There is so much very cool other ground to cover here, so I want to get these guys in as well. RailCam is a German camera tracking system created by RTS(Rail & Tracking Systems, GmbH.) RailCam can be hung from the ceiling, sat on the floor, driven on straight track, curved track, or any combination of both.

RailCams wheels fully wrap around the track making it impossible for the car to ever drive off the track. Featured in our Super Bowl coverage, RailCam had been busy at work with lots of exciting new projects ranging from a recent show with Kanye West to a shoot with Bill Maher—both done in Miami. Not to mention other work from their partner company RTS Rail & Tracking Systems working at the Olympics to provide coverage of the mogul runs with a rail and camera system set up to capture the runs as they happened down the side of the slope.

The results were apparent, and RTS Rail & Tracking Systems worked to get it right in frigid weather and it made for a very cool shot.

Lastly, in our review of jibs, cranes, and robotics, no article in my opinion, would be complete without a mention of Elite Camera Support. These guys are one of my absolute favorites to follow on Facebook. If you are watching any kind of theatrical release or episodics these days, you've probably seen some of their work. The thing I really like about Elite Support Systems is their commitment to total safety on the set. Location work is hard enough as it is, without having to worry about set safety. They set everything out on their website so even if you were brand new to the jib or crane experience, you get a tailored walk-through experience with all the steps needed to have a successful location shoot. I’ve always said hire the best people that know their stuff and then let them do their thing.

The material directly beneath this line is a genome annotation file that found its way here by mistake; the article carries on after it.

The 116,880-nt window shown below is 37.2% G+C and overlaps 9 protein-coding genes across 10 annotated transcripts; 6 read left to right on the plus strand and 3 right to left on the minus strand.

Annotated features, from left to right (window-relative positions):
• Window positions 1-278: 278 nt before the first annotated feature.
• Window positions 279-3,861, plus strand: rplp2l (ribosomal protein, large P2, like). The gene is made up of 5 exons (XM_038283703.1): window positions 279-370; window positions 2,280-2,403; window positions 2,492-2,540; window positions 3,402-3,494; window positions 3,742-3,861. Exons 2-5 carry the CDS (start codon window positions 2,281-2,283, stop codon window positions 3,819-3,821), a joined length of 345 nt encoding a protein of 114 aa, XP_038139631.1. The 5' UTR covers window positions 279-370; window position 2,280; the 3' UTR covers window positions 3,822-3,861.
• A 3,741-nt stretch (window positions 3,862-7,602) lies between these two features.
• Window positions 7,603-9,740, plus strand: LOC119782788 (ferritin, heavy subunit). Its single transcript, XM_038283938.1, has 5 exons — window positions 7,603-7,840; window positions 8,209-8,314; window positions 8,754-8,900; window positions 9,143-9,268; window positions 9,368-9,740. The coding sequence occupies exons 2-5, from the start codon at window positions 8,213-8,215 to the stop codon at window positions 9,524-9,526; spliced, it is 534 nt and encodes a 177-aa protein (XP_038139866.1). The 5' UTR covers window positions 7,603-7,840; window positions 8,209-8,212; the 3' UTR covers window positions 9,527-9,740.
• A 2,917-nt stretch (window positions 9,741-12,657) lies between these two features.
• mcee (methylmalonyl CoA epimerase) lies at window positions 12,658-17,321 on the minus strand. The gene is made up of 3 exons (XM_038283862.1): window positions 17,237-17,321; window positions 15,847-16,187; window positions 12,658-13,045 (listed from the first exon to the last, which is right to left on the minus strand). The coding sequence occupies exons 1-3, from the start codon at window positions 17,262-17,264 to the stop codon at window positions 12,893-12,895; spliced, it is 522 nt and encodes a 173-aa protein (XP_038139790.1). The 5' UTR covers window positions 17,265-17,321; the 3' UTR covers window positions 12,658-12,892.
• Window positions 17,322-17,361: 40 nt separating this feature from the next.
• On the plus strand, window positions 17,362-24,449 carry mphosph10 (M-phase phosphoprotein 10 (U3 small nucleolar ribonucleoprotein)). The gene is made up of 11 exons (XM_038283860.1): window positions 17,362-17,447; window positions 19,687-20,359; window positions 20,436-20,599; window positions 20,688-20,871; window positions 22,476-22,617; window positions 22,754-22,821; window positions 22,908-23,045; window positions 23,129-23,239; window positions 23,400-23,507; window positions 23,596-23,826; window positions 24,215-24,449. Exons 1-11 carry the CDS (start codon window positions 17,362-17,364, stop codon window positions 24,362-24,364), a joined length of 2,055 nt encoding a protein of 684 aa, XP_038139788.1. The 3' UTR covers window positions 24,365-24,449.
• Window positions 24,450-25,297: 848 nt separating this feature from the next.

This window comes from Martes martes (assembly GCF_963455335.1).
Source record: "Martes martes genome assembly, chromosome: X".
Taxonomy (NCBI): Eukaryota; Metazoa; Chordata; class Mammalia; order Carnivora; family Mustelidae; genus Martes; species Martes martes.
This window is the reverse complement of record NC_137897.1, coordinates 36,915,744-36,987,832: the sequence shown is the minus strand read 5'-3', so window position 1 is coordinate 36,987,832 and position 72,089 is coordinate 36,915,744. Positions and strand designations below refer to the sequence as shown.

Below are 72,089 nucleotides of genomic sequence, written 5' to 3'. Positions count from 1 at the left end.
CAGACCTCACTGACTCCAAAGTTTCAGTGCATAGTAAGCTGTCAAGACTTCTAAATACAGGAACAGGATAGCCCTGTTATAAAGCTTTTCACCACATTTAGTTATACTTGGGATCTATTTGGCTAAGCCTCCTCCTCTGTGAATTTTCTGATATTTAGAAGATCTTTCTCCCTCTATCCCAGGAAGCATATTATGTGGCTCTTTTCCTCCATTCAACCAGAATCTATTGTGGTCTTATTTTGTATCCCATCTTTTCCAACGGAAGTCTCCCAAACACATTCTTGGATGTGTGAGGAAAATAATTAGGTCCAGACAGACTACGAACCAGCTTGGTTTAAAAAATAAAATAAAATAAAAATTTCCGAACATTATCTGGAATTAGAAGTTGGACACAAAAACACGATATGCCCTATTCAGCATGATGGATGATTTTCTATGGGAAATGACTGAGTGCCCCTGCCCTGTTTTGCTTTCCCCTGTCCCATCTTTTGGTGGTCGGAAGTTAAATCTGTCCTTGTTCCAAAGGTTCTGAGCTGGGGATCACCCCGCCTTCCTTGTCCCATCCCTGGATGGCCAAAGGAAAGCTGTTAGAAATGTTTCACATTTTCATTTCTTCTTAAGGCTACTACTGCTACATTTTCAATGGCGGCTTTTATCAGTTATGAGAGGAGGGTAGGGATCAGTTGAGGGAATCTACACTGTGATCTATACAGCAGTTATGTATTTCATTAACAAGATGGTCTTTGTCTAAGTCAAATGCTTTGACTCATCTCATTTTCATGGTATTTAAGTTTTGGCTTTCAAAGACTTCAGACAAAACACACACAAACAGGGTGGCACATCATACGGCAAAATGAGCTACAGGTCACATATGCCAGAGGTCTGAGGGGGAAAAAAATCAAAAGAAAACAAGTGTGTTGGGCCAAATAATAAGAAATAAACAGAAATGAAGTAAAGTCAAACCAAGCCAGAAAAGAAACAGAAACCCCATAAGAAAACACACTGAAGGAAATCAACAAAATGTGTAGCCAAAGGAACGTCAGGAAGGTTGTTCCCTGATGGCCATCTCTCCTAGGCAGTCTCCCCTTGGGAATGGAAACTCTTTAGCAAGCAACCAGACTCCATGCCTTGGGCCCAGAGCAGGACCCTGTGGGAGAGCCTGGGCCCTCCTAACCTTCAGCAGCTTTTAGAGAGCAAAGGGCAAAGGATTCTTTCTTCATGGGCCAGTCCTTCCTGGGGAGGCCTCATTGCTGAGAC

Summing It All Up

Is there a jib, crane, or robotic set up in one of your future shoots?

Sure there is, you can pick what you want to use and when you want to use it. Sometimes you may have to invest a goodly amount of your budget. Question is how bad do you want and or need to get THAT shot? Watch, learn, and get a company that you feel comfortable with. The best companies will ask you a lot of questions. This is so they will have a better understanding of what you are trying to accomplish.

Go get that jib. I think you'll be happy with the results!